Many of my blogs go back to Romania, and this one does too. There were often shortages of food in Romania, and either we had to stand in line or do without because there just wasn’t enough of the food we wanted. That is what gave birth to these cookies. It was actually Christmas time, and the Romanians love Christmas just like many places in the world love Christmas, and the women in Romania bake like American women do, but with their own unique recipes. I went shopping for the things I needed to make Christmas cookies, but there were no eggs. I ran all over the town looking for eggs, but they were all sold out everywhere! I learned an important lesson that year beyond making these cookies. I learned to shop early for baking supplies in Romania because there is competition to get them just as I have learned to buy extra Coca Cola Zero a week or so before a holiday here in Korea because the stores always run out of it just before a holiday. I also figured out how to make cookies without eggs that year because my kids had to have Christmas cookies.
I searched and searched every recipe I could find, and all the recipes took eggs. I couldn’t let my kids do without cookies for Christmas. I finally ran across a recipe called Squash Cookies. It didn’t take eggs, but we had no squash in Romania, but we did have… pumpkins! I thought pumpkins were a kind of squash, so I decided to substitute the pumpkin for the squash, and the results were wonderful!! Everyone was thrilled!! I decorated some of them with the traditional icing my mother always put on sugar cookies, and they were even more wonderful! Some adults preferred them without icing, but some liked them with icing, and the kids loved them with icing. I tried putting nuts in them too, but even though the adults like them with nuts, my kids were never very good with nuts, so I have stopped putting nuts in them.
The original recipe calls for lard, and I used to make lard to use in my cooking in Romania, so there was not problem there. However, there is no lard in the stores here, so here in Korea, I substitute a mixture of cooking butter and cooking oil for the lard.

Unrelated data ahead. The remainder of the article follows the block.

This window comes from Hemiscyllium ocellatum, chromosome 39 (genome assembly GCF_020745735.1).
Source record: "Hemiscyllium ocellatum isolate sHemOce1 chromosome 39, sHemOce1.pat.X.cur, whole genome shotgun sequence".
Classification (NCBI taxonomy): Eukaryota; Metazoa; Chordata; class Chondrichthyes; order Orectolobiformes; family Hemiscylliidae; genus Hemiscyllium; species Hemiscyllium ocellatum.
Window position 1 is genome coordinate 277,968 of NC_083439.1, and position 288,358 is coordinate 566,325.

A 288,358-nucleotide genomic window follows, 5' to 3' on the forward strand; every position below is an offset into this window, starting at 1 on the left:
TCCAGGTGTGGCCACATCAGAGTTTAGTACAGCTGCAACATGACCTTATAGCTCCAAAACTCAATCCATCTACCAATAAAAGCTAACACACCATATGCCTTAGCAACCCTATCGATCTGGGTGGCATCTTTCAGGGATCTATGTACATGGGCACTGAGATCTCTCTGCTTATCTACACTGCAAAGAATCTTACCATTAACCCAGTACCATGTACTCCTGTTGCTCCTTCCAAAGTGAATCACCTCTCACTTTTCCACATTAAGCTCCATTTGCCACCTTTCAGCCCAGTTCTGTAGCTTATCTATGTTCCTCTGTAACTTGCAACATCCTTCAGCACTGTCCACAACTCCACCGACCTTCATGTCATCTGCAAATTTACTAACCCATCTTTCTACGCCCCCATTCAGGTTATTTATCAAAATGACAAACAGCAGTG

First, I have to cook the pumpkin. If you are living in America, you can find canned pumpkin, but I couldn’t get canned pumpkin in Romania or here in Korea either one, so I have to begin with cooking my pumpkin. I use cooking pumpkins, but if you want to use the big pumpkins we use for Jack-O-Lanterns, those pumpkins work too. This is something you can do with those Jack-O-Lanterns after Halloween or I make the cookies now not only on Christmas, but I also make them for Halloween since they are pumpkin and go along with the holiday.
I turn the oven on the highest temperature. I cut the pumpkin in half, and I lay the open part down on a cookie sheet or roasting pan. I put them in the oven and wait until I can put a fork in them easily, and they are done. If you accidentally pull them out a little early or if your pumpkin isn’t done all the way around, you can put that part in the microwave to finish making it soft. First let the pumpkin cool until you can easily pick it up with your hands.
When you can pick the pumpkin up, take a spoon and scoop the seeds out. You can either use these for roasting or throw them away. It is up to you. We used to always roast our pumpkin seeds in butter and then salt them. They are good, but it was my oldest daughter who really loved them, and she isn’t at home anymore, so I just throw the seeds out now. Next, scoop the insides of the pumpkin out leaving just the peeling, and throw the peelings away. When all your pumpkins are scooped out, they are ready to use. I usually do this a day ahead of time so I won’t have so much work when I actually begin making the cookies. I cover the soft cooked pumpkin with plastic and put it in the fridge until I am ready to use it.